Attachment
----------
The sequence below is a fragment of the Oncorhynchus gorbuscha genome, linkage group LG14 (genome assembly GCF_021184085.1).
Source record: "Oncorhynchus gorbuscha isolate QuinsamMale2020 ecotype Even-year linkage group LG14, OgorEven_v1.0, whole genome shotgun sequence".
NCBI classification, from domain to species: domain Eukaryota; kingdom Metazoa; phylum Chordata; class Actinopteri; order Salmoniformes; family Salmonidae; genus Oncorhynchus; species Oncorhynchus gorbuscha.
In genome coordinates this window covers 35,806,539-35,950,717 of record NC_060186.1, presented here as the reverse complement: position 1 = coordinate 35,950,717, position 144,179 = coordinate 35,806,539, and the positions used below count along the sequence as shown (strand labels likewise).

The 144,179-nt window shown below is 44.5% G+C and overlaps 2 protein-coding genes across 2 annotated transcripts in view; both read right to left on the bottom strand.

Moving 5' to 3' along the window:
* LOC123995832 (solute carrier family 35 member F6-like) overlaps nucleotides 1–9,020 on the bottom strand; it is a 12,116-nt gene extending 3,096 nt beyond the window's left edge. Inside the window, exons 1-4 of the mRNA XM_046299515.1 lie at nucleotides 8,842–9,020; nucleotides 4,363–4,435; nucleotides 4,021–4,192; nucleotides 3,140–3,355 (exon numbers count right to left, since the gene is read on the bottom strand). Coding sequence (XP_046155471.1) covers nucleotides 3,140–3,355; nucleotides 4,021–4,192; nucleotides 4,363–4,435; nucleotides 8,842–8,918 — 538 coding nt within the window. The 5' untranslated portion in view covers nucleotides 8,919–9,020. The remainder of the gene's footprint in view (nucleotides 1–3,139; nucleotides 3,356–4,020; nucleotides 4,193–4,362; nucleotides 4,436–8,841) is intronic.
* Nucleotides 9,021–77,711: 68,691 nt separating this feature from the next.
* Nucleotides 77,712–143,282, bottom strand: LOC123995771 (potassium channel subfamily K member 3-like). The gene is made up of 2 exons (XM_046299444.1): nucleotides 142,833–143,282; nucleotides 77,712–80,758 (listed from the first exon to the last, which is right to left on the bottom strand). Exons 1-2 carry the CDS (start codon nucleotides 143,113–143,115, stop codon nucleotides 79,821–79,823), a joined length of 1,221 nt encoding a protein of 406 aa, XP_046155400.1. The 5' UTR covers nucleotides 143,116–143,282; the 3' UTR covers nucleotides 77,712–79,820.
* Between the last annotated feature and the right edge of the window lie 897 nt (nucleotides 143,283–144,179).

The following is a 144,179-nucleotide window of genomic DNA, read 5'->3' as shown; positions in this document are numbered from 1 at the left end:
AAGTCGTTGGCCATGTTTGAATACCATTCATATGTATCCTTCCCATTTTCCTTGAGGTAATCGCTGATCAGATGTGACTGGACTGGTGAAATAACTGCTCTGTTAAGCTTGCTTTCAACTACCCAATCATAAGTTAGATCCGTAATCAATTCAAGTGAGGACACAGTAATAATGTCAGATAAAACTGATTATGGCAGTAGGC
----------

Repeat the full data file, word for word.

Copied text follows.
The sequence below is a fragment of the Oncorhynchus gorbuscha genome, linkage group LG14 (genome assembly GCF_021184085.1).
Source record: "Oncorhynchus gorbuscha isolate QuinsamMale2020 ecotype Even-year linkage group LG14, OgorEven_v1.0, whole genome shotgun sequence".
NCBI classification, from domain to species: domain Eukaryota; kingdom Metazoa; phylum Chordata; class Actinopteri; order Salmoniformes; family Salmonidae; genus Oncorhynchus; species Oncorhynchus gorbuscha.
In genome coordinates this window covers 35,806,539-35,950,717 of record NC_060186.1, presented here as the reverse complement: position 1 = coordinate 35,950,717, position 144,179 = coordinate 35,806,539, and the positions used below count along the sequence as shown (strand labels likewise).

The 144,179-nt window shown below is 44.5% G+C and overlaps 2 protein-coding genes across 2 annotated transcripts in view; both read right to left on the bottom strand.

Moving 5' to 3' along the window:
* LOC123995832 (solute carrier family 35 member F6-like) overlaps nucleotides 1–9,020 on the bottom strand; it is a 12,116-nt gene extending 3,096 nt beyond the window's left edge. Inside the window, exons 1-4 of the mRNA XM_046299515.1 lie at nucleotides 8,842–9,020; nucleotides 4,363–4,435; nucleotides 4,021–4,192; nucleotides 3,140–3,355 (exon numbers count right to left, since the gene is read on the bottom strand). Coding sequence (XP_046155471.1) covers nucleotides 3,140–3,355; nucleotides 4,021–4,192; nucleotides 4,363–4,435; nucleotides 8,842–8,918 — 538 coding nt within the window. The 5' untranslated portion in view covers nucleotides 8,919–9,020. The remainder of the gene's footprint in view (nucleotides 1–3,139; nucleotides 3,356–4,020; nucleotides 4,193–4,362; nucleotides 4,436–8,841) is intronic.
* Nucleotides 9,021–77,711: 68,691 nt separating this feature from the next.
* Nucleotides 77,712–143,282, bottom strand: LOC123995771 (potassium channel subfamily K member 3-like). The gene is made up of 2 exons (XM_046299444.1): nucleotides 142,833–143,282; nucleotides 77,712–80,758 (listed from the first exon to the last, which is right to left on the bottom strand). Exons 1-2 carry the CDS (start codon nucleotides 143,113–143,115, stop codon nucleotides 79,821–79,823), a joined length of 1,221 nt encoding a protein of 406 aa, XP_046155400.1. The 5' UTR covers nucleotides 143,116–143,282; the 3' UTR covers nucleotides 77,712–79,820.
* Between the last annotated feature and the right edge of the window lie 897 nt (nucleotides 143,283–144,179).

The following is a 144,179-nucleotide window of genomic DNA, read 5'->3' as shown; positions in this document are numbered from 1 at the left end:
AAGTCGTTGGCCATGTTTGAATACCATTCATATGTATCCTTCCCATTTTCCTTGAGGTAATCGCTGATCAGATGTGACTGGACTGGTGAAATAACTGCTCTGTTAAGCTTGCTTTCAACTACCCAATCATAAGTTAGATCCGTAATCAATTCAAGTGAGGACACAGTAATAATGTCAGATAAAACTGATTATGGCAGTAGGC